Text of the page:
Water Outages and Advisories Continue in W.Va. Coalfields
While the chemical spill in Charleston left more than 300,000 without usable water, it's a problem that folks in the coalfields deal with on a regular basis.
Last week, we heard stories of the water smelling of licorice, emptied shelves once stocked with bottled water, and other quests for clean water. The water crisis in West Virginia's capital city lasted just a few weeks, but folks in the coalfields continue to deal with boil water advisories and outages.
Mountainous regions like southern West Virginia have an abundance of water, but the terrain along with aging infrastructure have been creating access issues for decades. Many of the current water systems in place today in the coalfields were installed in the early 1900's by coal companies. Coal operators, jobs, and most people left the area, leaving remnants of a once bustling economy including some beautiful buildings, coal tipples, and water systems.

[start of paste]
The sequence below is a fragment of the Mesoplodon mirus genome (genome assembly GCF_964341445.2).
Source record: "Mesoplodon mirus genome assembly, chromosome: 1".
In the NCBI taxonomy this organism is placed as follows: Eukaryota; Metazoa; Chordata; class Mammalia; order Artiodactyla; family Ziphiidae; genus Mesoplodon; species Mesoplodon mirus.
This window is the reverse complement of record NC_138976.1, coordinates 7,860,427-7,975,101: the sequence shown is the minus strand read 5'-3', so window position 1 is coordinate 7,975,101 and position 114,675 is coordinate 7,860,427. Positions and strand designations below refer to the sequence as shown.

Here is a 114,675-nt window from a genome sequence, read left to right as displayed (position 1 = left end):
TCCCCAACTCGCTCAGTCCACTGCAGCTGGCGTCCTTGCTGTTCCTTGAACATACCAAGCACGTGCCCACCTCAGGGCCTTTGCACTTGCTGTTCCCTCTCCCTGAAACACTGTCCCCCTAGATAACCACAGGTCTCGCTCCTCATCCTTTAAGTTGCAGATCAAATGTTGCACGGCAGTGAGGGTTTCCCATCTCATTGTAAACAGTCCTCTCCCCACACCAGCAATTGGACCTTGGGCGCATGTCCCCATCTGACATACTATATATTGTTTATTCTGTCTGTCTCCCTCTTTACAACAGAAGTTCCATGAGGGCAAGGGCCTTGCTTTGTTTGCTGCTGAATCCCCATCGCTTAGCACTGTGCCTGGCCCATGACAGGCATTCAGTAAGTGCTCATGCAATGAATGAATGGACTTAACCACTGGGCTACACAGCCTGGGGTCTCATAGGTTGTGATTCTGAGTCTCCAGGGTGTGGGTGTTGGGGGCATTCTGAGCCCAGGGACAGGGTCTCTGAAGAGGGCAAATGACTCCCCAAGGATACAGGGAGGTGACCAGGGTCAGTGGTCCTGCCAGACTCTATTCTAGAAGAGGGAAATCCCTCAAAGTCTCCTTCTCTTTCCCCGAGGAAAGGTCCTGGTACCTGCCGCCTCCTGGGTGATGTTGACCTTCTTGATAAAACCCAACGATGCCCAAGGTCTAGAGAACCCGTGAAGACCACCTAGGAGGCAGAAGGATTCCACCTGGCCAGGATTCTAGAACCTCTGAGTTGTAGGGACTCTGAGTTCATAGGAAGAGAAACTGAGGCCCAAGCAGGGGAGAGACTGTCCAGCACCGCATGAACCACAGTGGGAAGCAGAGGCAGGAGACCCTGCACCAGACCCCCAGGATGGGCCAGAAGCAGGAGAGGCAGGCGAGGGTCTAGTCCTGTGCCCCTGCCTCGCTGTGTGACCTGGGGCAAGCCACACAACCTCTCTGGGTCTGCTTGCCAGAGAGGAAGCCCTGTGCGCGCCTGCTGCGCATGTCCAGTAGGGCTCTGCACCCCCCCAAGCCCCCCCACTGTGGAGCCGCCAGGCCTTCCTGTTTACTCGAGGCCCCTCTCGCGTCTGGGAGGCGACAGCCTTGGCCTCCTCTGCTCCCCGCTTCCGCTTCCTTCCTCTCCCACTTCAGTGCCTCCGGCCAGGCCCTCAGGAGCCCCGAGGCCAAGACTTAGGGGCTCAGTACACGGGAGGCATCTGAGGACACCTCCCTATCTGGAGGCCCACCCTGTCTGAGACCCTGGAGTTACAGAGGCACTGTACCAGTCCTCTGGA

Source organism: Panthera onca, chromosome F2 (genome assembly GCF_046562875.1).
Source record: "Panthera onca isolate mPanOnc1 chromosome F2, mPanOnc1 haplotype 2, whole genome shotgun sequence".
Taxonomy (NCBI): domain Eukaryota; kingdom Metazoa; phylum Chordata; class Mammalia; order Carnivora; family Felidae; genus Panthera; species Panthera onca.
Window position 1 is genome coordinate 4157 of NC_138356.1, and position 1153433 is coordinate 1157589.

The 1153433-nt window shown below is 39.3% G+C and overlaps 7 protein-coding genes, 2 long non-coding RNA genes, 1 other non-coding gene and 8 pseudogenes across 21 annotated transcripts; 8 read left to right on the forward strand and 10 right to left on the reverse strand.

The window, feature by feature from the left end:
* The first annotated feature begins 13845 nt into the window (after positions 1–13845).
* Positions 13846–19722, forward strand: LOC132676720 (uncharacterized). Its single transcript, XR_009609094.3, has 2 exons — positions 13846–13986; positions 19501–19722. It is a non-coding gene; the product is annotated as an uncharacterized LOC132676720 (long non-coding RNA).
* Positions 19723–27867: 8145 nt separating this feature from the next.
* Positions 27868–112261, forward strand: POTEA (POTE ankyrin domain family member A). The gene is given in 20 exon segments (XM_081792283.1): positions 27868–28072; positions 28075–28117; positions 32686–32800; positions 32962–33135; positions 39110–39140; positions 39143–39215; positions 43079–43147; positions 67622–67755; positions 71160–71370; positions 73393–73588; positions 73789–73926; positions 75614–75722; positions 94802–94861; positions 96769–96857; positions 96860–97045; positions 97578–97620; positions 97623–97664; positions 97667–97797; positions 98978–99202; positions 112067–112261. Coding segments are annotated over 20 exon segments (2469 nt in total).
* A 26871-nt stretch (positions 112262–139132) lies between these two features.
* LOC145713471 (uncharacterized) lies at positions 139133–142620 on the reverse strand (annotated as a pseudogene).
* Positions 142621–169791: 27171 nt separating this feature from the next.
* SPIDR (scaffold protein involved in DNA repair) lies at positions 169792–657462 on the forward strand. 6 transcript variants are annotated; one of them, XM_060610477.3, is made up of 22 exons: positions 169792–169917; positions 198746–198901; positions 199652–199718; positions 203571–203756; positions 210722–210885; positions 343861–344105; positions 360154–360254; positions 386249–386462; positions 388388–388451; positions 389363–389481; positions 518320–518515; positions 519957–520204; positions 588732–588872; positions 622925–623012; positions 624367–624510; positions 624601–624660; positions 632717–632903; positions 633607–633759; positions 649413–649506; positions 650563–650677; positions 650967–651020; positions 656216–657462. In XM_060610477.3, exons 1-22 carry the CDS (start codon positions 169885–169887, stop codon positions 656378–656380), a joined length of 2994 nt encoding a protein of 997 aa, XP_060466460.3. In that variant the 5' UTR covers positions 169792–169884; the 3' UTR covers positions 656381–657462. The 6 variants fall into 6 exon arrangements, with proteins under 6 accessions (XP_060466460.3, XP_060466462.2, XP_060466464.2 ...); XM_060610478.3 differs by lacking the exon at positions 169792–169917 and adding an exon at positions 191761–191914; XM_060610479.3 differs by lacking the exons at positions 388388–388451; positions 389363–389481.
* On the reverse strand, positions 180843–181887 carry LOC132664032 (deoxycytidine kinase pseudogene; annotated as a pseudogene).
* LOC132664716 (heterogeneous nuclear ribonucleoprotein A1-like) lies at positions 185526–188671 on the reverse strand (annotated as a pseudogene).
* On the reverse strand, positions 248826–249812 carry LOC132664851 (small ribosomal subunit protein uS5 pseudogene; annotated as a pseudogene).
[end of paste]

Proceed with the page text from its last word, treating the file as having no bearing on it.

For some communities a boil water advisory is a way of life, like in Keystone, West Virginia, in McDowell County, where residents have been on an advisory since 2010. The town's neighboring sister city, Northfork, has been on a boil water advisory since 2013.